The weather in Britain is the hardest weather in the world to predict. It requires three supercomputers working round the clock, a network of satellites looking at the entire world, a dedicated meteorological team of scientists, a wealth of experience, data going back centuries and pure unadulterated guesswork.
And how far ahead can all this technology look?
About an hour.
"It's very complicated," said Michael Fish, Britain's most famous weatherman. "Our unique position sees the confluence of cold polar and Siberian fronts meeting with the warmer Mediterranean and gulf stream fronts. Nowhere on else on Earth does such a boundary exist. Except maybe Cuba, New Zealand and Tierra Del Fuego. But they don't have any problems predicting the weather, so it must be simpler there, QED."
Generally, it is snow that flummoxes the Met Office.
"Sun we have no problem with," said Fish. "The sun is very predictable. I can tell you where the sun will be in ten thousand years time. There's an app for the iPhone that does that. Clouds are a little more difficult, as they get blown about by tricky winds. However, we're normally pretty sure if they are big or small, as we can see them forming."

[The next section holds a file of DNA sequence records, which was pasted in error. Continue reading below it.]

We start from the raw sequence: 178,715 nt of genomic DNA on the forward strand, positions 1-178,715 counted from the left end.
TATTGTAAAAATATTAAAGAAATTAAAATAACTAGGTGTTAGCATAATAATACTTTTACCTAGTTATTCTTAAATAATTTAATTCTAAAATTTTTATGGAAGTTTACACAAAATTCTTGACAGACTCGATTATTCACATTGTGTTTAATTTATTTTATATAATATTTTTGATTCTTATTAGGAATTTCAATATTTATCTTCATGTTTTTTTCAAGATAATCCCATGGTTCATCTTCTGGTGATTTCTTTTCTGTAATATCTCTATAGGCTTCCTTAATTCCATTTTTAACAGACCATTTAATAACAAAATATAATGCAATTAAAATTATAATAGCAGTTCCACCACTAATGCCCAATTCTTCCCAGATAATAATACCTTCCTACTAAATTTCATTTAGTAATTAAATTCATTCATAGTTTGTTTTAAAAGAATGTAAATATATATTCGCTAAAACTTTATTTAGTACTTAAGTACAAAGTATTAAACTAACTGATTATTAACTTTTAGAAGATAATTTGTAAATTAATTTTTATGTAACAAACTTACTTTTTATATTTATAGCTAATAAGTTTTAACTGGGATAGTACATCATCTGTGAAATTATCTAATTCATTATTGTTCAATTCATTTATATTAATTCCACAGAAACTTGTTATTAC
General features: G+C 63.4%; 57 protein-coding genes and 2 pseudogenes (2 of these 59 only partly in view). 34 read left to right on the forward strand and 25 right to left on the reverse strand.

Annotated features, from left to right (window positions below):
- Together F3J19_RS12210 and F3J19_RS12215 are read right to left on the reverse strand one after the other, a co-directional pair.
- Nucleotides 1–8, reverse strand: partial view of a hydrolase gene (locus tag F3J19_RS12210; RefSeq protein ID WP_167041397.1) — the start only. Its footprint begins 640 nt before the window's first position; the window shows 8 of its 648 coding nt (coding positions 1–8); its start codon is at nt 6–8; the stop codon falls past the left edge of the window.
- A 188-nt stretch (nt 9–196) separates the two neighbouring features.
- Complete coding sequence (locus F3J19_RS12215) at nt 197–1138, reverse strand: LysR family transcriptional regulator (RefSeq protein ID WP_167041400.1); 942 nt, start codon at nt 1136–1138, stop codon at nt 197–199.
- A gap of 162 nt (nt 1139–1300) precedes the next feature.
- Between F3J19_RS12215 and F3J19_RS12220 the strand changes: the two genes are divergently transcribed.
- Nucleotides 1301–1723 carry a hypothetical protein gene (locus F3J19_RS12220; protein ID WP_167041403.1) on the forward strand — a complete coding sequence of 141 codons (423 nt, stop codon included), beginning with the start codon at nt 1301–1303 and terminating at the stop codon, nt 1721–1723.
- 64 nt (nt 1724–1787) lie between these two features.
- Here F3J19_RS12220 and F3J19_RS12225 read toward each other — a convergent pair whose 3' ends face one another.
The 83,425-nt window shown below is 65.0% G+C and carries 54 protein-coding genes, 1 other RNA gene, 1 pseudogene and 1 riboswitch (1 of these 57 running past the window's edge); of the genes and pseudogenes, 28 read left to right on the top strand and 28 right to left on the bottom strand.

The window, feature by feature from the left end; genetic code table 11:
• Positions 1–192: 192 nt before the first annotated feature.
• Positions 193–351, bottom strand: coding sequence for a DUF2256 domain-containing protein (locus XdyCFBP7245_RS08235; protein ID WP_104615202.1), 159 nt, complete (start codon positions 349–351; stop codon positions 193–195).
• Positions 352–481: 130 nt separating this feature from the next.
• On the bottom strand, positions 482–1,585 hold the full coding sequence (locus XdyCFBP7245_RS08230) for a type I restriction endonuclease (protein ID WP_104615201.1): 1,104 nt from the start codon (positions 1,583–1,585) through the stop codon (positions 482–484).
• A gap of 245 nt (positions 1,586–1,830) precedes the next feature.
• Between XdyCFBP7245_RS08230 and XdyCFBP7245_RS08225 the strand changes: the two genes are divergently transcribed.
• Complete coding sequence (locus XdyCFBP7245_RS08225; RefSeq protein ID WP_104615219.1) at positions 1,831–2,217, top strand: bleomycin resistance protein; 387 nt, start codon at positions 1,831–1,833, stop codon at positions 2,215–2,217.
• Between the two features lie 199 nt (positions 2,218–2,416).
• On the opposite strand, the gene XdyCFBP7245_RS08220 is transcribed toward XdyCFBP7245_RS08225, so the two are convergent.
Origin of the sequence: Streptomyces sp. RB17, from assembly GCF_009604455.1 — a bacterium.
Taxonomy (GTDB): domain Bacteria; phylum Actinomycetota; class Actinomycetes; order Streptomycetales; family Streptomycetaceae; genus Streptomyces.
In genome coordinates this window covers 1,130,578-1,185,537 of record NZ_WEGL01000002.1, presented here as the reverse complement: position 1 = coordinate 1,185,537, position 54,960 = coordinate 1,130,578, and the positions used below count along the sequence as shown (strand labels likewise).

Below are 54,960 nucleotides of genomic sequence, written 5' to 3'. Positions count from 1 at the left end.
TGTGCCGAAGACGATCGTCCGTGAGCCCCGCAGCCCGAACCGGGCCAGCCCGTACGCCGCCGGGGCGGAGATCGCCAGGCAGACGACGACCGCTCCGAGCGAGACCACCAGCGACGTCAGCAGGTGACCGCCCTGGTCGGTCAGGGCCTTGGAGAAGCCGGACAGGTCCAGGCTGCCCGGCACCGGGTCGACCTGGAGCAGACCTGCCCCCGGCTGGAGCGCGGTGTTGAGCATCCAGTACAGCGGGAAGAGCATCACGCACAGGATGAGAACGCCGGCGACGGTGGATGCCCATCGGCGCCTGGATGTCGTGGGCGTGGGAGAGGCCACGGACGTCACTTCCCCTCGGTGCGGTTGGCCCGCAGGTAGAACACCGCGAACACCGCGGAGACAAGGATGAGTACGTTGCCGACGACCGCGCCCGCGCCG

The Met Office is even pretty accurate at getting the temperature right, getting it to within three or four degrees of the actual temperature.
Snow, though, is more problematic.
"Predicting the unpredictable makes predictions unpredictable," said Fish. "Snow isn't like sun. It's not always where we think it will be."
Manipulating the data to get a forecast is more an art form than a science, although the French would disagree, which leads to different meteorologists producing different predictions.
"Basically," said Fish, "if you don't like what you're told on the BBC weather website, or News 24, try a different forecaster. Alternatively, wait an hour. We'll have a better idea where that cloud is going by then."